As Vice Commander of Father Capodanno Chapter 1101 Military Order of the Purple Heart Staten Island NY a mass will be held this Sunday in memory of the Grunt Padre , as he was called, who was killed in Vietnam on September 4th 1967.
The mass will be held at Fort Wadsworth at the father Capodanno church at 0900
Across the country at various churchs etc Father Capodanno will be remembered to include a Mass for the repose of the soul of Fr. Capodanno will be offered by Archbishop Timothy Broglio on September 3, 2009 at 7:00pm in the Crypt Church of the National Shrine of the Immaculate Conception, Washington, DC . Email VincentCapodanno@yahoo.com
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Father Capodanno's brother Jimmy a Marine just turned 90 years old.
Operation Swift veterans who served with US Navy LT Fr. Capodanno and members of the Capodanno family are among those confirmed to attend the 7:00pm September 3rd Mass for Servant of God Fr. Capodanno offered at the Crypt Church of the National Shrine of the Immaculate Conception in Washington DC with Archbishop Timothy Broglio as main celebrant. Born in Staten Island New York to Italian immigrants, Fr. Vincent attended Public School 44. In high school, he discerned his vocation to the priesthood and in 1957 was ordained a Catholic priest by Cardinal Spellman, vicar of the US Military Ordinariate. He entered Maryknoll and served as a missionary in Taiwan and Hong Kong from 1958 to 1965. Fr. Capodanno petitioned Maryknoll religious superiors to release him to serve as a US Navy Chaplain. His first duty assignment was to Vietnam, where he arrived during Holy Week of 1966.
US Navy Lieutenant Fr. Capodanno participated in combat operations, including Operation Montgomery, Operation Mobile, Operation Franklin, Operation Fresno, Operation Golden Fleece and Operation Rio Blanco. His seventh was Operation Swift.
Putting the well-being of his Marines above his personal safety, Fr. Capodanno moved among the battlefield wounded and dying to provide medical aid, a word of comfort, and Last Rites. Receiving shrapnel wounds to his face and arm which nearly severed his hand, Fr. Capodanno continued tending to the 3/5 Marines.
During Operation Swift, on September 4, 1967, Fr. Capodanno laid down his life, using his body to shield a wounded warrior from nearby enemy fire. Having earned three Purple Hearts, Capodanno was posthumously awarded the Congressional Medal of Honor.
Memorials sprang up almost immediately after his death, the first being a chapel in Tawain. In 1969, San Francisco Bay Naval Shipyard dedicated Capodanno Hall which serves as a Bachelor Officers' Quarters. His brother, Phillip Capodanno, unveiled the plaque which reads:
"Lieutenant Capodanno made the ultimate sacrifice ministering to the wounded and dying during savage fighting in Vietnam. He has become the third chaplain in our country's history to receive the Medal of Honor and the second Navy chaplain to be so honored".
Today, Staten Island's main thoroughfare, numerous chapels, the USS Capodanno FF-1093, sons of Marines, Knights of Columbus Councils and Assemblies, and an Order of the Purple Heart chapter all bear his name. His name remains among the Marines he served, on Panel 25, Line 95 of the Vietnam Wall.
In May 2006, the Catholic Church publically recognized Capodanno as Servant of God.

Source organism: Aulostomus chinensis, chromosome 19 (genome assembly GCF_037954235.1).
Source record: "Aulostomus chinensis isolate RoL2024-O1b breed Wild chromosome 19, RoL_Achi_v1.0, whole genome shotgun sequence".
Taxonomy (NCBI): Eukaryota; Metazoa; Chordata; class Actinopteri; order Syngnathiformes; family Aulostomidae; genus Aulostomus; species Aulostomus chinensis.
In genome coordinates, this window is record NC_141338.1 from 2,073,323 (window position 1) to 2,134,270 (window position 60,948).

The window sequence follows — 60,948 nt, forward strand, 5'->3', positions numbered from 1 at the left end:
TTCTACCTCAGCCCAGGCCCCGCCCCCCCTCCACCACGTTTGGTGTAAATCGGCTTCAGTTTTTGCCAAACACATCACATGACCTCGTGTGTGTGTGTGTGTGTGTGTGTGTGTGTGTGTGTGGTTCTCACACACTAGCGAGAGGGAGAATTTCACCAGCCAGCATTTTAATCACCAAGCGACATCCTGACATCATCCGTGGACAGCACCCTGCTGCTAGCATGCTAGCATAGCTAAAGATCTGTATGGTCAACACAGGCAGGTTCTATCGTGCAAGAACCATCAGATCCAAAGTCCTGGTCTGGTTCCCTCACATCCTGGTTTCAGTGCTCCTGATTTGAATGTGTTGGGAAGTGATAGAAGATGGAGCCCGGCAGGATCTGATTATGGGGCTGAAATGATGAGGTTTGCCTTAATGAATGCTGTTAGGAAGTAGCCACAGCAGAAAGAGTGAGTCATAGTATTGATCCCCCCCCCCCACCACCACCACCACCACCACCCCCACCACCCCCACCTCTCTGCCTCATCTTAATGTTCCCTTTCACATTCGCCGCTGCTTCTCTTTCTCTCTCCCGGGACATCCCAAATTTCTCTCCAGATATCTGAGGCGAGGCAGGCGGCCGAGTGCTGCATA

CatholicMil.org, petitioner for the Cause of Fr. Capodanno, is sponsoring an evening Mass and following reception for Fr. Capodanno held at the National Shrine's Crypt Church September 3rd, 7:00pm, the eve of the anniversary of his ultimate sacrifice. All are invited. Military personnel are encouraged to attend in the uniform of the day. Archbishop Timothy Broglio of the Archdiocese for Military Services will be the main celebrant.
For more information on Servant of God Fr. Vincent Capodanno, LT, CHC, USNR, visit the Official Website for the Cause at www.VincentCapodanno.org .
The full text of Fr. Vincent Capodanno's MOH citation reads:
For conspicuous gallantry and intrepidity at the risk of his life above and beyond the call of duty as Chaplain of the 3d Battalion, in connection with operations against enemy forces. In response to reports that the 2d Platoon of M Company was in danger of being overrun by a massed enemy assaulting force, Lt. Capodanno left the relative safety of the company command post and ran through an open area raked with fire, directly to the beleaguered platoon. Disregarding the intense enemy small-arms, automatic-weapons, and mortar fire, he moved about the battlefield administering last rites to the dying and giving medical aid to the wounded. When an exploding mortar round inflicted painful multiple wounds to his arms and legs, and severed a portion of his right hand, he steadfastly refused all medical aid. Instead, he directed the corpsmen to help their wounded comrades and, with calm vigor, continued to move about the battlefield as he provided encouragement by voice and example to the valiant Marines. Upon encountering a wounded corpsman in the direct line of fire of an enemy machine gunner positioned approximately 15 yards away, Lt. Capodanno rushed a daring attempt to aid and assist the mortally wounded corpsman. At that instant, only inches from his goal, he was struck down by a burst of machine gun fire. By his heroic conduct on the battlefield, and his inspiring example, Lt. Capodanno upheld the finest traditions of the U.S. Naval Service. He gallantly gave his life in the cause of freedom